El Shaddai: Ascension Of The Metatron PC review – paradise regained

A forgotten classic of the PS3 era, made by veterans of Devil May Cry and Ōkami, makes a surprise return on PC.

Video games have reached such a base level of competence, in terms of presentation and gameplay, that it’s relatively easy to release anything as far back as the PlayStation 3 era with only minor changes. No one would mistake a game from that time for a modern title but the likes of NieR Replicant shows that neither age nor obscurity is any impediment for older titles looking to make a successful comeback. A concept that will never be tested harder than with El Shaddai: Ascension Of The Metatron.

Originally released in 2011 on Xbox 360 and PlayStation 3, the game was obscure even at the time and seemed destined to be nothing but fodder for lists of ‘top 10 PS3 games you’ve never heard of’. But, somehow, life has found a way and the game has, 10 years later, finally got a PC release – which we imagine is going to be just as successful as the originals.

Although original developer Ignition Tokyo – part of a short-lived foray into the video games industry by Indian media conglomerate UTV Software Communications – only ever made this one game they boasted a number of veteran staff from classic Capcom franchises such as Devil May Cry, Ōkami, and Viewtiful Joe and you can see the influence of all three in El Shaddai.

Just as God Of War is inspired by Ancient Greek and Nordic mythology, El Shaddai borrows heavily from the apocrypha of Judeo-Christian mythology. There’s nothing obviously sacrilegious, but El Shaddai is one of the Hebrew names for God and the main character is the Biblical Enoch. Which is not something you could imagine anyone but a Japanese developer doing (it’s happened before too, with the Shin Megami Tensei series).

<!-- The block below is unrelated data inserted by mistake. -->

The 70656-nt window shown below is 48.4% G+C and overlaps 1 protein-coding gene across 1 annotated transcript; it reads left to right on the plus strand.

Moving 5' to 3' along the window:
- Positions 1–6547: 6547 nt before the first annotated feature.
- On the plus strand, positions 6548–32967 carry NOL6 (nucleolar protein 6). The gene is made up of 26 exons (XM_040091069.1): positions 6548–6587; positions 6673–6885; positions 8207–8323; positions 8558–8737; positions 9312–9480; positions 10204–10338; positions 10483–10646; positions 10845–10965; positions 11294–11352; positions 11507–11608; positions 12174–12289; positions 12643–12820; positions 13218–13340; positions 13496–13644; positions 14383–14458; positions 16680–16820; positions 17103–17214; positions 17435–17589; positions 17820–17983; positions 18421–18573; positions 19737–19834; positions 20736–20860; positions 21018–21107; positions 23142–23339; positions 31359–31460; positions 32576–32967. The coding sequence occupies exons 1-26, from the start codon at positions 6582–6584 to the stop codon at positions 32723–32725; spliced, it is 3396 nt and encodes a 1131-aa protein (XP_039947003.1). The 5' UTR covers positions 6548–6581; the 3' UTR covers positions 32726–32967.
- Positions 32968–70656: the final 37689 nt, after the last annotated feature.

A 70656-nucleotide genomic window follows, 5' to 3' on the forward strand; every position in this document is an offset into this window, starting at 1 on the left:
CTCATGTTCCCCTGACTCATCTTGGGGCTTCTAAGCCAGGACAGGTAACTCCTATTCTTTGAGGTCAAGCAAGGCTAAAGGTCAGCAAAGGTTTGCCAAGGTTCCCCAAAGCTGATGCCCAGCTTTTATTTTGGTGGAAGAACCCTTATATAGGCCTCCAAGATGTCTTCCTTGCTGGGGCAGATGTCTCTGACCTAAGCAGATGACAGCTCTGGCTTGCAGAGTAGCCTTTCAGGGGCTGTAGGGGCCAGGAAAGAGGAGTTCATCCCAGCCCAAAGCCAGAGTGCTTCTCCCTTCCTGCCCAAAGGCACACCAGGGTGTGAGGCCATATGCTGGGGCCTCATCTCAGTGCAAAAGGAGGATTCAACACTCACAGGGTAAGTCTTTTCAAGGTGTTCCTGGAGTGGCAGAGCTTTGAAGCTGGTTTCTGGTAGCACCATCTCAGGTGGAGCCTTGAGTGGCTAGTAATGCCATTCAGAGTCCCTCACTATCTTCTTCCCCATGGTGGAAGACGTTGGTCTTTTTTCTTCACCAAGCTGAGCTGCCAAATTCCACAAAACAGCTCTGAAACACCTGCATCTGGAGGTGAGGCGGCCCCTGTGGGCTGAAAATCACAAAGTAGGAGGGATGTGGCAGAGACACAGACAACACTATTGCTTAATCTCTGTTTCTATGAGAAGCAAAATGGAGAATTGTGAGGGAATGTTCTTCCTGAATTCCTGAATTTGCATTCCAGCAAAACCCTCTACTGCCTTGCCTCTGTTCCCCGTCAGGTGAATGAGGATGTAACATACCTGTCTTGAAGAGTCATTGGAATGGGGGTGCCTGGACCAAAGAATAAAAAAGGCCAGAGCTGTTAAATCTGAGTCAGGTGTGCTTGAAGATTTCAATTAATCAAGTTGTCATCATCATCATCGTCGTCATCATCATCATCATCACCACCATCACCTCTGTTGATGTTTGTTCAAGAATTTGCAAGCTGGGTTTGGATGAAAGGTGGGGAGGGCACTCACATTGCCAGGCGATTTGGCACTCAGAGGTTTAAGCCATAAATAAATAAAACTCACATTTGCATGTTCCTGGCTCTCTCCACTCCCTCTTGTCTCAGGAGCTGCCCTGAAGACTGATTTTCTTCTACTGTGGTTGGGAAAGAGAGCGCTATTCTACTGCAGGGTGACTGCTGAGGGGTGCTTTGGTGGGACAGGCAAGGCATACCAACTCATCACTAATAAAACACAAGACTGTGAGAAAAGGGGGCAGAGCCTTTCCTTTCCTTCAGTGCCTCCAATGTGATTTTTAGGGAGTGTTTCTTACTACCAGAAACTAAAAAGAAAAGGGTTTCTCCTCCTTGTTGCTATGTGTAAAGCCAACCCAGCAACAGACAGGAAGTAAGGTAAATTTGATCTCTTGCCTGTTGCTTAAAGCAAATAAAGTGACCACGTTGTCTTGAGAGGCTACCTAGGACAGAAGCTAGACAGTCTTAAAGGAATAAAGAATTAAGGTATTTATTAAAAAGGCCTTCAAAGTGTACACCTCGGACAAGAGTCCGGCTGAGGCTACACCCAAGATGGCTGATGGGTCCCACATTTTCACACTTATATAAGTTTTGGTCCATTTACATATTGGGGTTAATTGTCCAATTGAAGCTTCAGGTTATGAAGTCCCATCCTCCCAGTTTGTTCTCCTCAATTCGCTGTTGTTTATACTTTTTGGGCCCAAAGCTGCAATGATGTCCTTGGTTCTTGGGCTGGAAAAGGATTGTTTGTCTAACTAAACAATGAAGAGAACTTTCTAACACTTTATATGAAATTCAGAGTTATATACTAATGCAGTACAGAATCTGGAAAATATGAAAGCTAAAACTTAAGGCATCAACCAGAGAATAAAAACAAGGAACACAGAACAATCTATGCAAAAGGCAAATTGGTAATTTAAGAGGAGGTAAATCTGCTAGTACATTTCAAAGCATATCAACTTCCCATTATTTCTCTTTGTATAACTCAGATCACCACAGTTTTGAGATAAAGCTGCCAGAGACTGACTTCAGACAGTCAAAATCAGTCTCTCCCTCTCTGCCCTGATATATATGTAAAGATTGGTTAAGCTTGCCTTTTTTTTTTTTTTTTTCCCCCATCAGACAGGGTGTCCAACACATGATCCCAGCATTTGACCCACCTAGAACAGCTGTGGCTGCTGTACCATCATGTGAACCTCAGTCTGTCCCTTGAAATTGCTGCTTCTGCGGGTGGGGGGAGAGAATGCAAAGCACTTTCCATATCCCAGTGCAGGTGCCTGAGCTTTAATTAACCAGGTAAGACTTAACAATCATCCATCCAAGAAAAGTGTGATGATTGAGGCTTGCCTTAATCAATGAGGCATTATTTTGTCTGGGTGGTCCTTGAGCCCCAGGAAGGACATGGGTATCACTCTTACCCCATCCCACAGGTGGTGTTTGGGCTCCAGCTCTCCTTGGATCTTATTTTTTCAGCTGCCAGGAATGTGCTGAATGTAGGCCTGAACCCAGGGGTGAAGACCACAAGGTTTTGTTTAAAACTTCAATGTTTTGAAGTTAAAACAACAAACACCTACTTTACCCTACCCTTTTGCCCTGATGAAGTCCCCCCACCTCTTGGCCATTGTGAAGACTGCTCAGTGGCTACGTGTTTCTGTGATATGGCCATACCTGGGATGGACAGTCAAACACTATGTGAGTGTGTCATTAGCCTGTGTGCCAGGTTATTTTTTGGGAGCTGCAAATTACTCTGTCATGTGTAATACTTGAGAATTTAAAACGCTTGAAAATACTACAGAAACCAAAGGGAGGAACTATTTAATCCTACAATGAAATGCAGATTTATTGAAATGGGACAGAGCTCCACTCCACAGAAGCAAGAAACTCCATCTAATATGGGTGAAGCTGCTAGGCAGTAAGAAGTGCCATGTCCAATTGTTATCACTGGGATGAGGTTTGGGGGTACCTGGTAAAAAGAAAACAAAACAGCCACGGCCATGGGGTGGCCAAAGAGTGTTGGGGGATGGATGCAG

Enoch was a human favourite of God who never died and was instead taken straight up to Heaven, as detailed in the non-canon Book of Enoch. The game interprets this as you being immortal, so whenever the game over screen looms all you have to do is mash the buttons and you’re back in the saddle.

Your goal is to hunt down seven fallen angels who have descended to Earth and started breeding with the locals. The fallen aren’t portrayed as demonic monsters though. Most still preach love of a kind, even if it’s just of the material world, and although the story doesn’t do a very good job of explaining its finer points the issues it raises are unusual and interesting for a video game.

The Earth onto which you descend is not the one of today (the game is nominally set tens of thousands of years in the past, but it quickly becomes clear that the concept of time is fluid as far as most of the cast, including a pre-Fall Lucifer, are concerned) and portrayed through a cel-shaded world of starkly contrasting colours and surreal organic landscapes. The human-looking characters are portrayed in more detail and look to have leaped straight from an animated movie, something like the animated Lord of the Rings crossed with Spirited Away.

The game explores different themes with each level and the art style shifts to match each one. From a bleak, black and white underworld to the volcanic reds and blacks of the second level and the serene opalescent landscapes of the opening, the game not only looks like nothing else but never pins itself down to one specific style.